30. Buffalo: Very few folks with other options want to go to Buffalo -- not bigtime coaches nor players. It's the reason the franchise has struggled since the start of free agency in the mid-1990s. The quarterback situation is unresolved, the defense is transitioning to the 3-4, they dismissed one of their more effective playmakers in Terrell Owens, and everyone else in the division is good. That is no formula for success.

29. Jacksonville: The big free agent signings were, wait for it, a special teams player (Kassim Osgood) and a defender (Aaron Kampman) that had 3.5 sacks last year. They reached in the first round on Tyson Alualu, nobody is showing up to games, this is a train headed in the wrong direction.

28. Detroit: The Lions scored core players in the draft's first round (Suh and Best) while continuing to shore up the secondary in the third round (Amari Spievey). Kyle Vanden Bosch will bring veteran professionalism to the locker room and some solid production to the field. But look out for the biggest jump to come from the quarterback (Matt Stafford) and wide receiver (Calvin Johnson) positions. This team has stopped declining.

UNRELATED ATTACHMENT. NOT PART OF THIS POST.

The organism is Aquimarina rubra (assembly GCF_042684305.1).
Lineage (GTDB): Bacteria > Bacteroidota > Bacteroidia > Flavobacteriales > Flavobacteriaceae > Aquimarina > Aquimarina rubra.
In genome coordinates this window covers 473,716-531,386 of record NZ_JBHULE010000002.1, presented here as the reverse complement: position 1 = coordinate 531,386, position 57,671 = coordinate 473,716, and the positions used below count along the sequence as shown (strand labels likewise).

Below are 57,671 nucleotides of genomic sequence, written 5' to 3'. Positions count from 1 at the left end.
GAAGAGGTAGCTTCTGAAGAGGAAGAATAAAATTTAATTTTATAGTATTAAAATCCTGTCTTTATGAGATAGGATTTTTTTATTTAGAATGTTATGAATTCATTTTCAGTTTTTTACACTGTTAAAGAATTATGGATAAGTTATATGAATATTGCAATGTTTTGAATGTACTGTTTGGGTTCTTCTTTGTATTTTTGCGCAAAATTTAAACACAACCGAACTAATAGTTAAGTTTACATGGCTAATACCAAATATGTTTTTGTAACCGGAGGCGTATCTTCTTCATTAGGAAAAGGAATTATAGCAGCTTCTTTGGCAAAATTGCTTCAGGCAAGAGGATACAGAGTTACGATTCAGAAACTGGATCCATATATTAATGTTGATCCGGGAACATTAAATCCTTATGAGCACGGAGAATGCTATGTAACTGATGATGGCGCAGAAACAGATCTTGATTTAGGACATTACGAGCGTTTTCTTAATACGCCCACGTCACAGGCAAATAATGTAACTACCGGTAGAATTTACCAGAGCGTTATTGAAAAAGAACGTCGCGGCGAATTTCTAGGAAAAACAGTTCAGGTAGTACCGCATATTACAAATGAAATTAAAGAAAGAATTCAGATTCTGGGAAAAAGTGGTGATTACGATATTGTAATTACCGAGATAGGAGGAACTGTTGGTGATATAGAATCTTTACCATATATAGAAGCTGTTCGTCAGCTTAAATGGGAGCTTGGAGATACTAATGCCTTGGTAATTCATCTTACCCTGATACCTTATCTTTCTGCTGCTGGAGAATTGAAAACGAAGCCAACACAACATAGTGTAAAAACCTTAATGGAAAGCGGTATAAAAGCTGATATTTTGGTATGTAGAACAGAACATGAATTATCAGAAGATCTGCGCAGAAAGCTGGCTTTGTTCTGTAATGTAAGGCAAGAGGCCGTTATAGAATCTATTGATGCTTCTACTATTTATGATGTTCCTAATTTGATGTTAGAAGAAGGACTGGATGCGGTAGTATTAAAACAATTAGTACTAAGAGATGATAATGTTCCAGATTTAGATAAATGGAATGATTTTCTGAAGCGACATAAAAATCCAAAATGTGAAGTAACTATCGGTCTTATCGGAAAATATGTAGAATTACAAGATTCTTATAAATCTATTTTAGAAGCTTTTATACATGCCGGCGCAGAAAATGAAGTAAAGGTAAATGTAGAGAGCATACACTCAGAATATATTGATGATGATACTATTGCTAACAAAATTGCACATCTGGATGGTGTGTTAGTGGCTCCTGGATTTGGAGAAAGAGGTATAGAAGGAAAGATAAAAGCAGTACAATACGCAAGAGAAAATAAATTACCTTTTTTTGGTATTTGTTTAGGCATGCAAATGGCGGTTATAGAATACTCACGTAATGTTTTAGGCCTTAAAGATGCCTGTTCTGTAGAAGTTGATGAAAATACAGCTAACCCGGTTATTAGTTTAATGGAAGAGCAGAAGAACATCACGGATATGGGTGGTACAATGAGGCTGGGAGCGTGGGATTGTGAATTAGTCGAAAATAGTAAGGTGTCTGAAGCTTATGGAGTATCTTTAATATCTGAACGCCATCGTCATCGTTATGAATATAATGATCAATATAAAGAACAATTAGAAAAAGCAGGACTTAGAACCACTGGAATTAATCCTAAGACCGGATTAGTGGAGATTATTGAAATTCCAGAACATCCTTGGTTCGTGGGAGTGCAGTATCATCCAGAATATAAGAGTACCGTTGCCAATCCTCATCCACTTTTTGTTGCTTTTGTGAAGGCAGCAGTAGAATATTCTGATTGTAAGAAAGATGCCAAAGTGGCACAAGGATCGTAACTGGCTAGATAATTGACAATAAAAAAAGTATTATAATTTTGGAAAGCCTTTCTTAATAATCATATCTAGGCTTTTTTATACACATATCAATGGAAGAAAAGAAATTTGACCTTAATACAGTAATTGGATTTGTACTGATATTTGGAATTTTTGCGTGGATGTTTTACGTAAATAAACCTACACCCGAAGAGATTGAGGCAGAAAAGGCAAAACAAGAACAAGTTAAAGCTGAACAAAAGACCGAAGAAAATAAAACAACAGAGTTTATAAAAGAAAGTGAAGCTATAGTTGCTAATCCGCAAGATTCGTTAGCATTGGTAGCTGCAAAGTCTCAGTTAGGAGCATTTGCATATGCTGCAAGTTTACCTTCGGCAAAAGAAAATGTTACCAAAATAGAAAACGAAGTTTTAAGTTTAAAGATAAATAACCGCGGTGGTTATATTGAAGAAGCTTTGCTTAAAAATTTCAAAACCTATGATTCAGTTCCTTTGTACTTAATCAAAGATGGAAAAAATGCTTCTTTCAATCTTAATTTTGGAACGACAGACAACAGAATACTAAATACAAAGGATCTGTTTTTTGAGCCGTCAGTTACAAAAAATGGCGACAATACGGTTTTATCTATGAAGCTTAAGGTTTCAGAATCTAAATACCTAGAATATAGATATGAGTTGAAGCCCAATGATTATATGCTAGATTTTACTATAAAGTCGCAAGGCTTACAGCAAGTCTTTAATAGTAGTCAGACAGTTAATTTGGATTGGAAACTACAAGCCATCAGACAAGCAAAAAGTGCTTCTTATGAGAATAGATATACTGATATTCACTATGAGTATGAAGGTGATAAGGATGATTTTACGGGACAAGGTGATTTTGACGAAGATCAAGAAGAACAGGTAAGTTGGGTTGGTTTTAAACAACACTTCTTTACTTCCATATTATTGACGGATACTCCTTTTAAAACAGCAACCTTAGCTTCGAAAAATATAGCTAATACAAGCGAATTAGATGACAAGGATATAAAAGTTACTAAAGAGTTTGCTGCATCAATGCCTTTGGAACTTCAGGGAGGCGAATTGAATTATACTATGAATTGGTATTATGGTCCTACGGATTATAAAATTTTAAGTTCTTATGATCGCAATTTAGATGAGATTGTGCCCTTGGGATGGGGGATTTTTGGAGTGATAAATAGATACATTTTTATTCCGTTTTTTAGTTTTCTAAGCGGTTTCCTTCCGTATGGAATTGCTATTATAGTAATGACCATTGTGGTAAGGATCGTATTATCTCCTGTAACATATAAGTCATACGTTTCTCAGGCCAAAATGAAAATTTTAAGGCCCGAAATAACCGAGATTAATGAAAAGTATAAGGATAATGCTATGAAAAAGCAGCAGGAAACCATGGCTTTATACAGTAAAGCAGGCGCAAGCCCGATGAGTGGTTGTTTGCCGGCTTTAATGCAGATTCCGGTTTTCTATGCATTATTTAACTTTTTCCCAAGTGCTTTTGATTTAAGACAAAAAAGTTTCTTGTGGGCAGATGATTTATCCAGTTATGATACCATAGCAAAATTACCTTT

27. Oakland: They actually had a good draft! Cryptkeeper Al Davis didn't over-reach or make any head-scratching gambles -- those have backfired in recent history. But this team is still overcoming the mistakes of its recent past (JaMarcus Russell) and the coaching is simply not stellar outside of passing game coordinator Ted Tollner.

26. Cleveland: The Browns have straightened out their front office -- largely by raiding the Dolphins front office -- and are well on their way to returning to, um, mediocrity for the short term. Mike Holmgren and Tommy Heckert Jr. have done fine work turning the CB spot from a weakness to a strength by trading for Sheldon Brown and drafting Joe Haden. If T.J. Ward can stay healthy, the deep secondary is also taken care of. But the Cleveland offense, No. 32 last year, still reeks. Jake Delhomme is highly paid but highly inconsistent. And that will be this offense's story in 2010.

25. Arizona: To recap, they've lost Kurt Warner, Antrel Rolle, Karlos Dansby, Bertrand Berry, Bryant McFadden, and Anquan Boldin. And while I love Dan Williams and Daryl Washington as their first two draft picks, adding aging vets Joey Porter and Alan Faneca is not about getting better but plugging leaks poorly. The Cards, a Super Bowl team in 2008 and division winners in 2009, will be fighting Seattle for third place in the NFC West.

24. Seattle: Leon Washington (if healthy), LenDale White (if motivated) and Russell Okung (if he lives up to his draft status) should help the running game improve on last year's terrible (26th overall) rating. That should also take pressure of Matt Hasselbeck and perhaps help him stay healthy. Simply, if the QB is healthy, the Hawks can vie for mediocrity. If the job falls to Charlie Whitehurst, a talented but inexperienced career backup, it's going to be a looong season.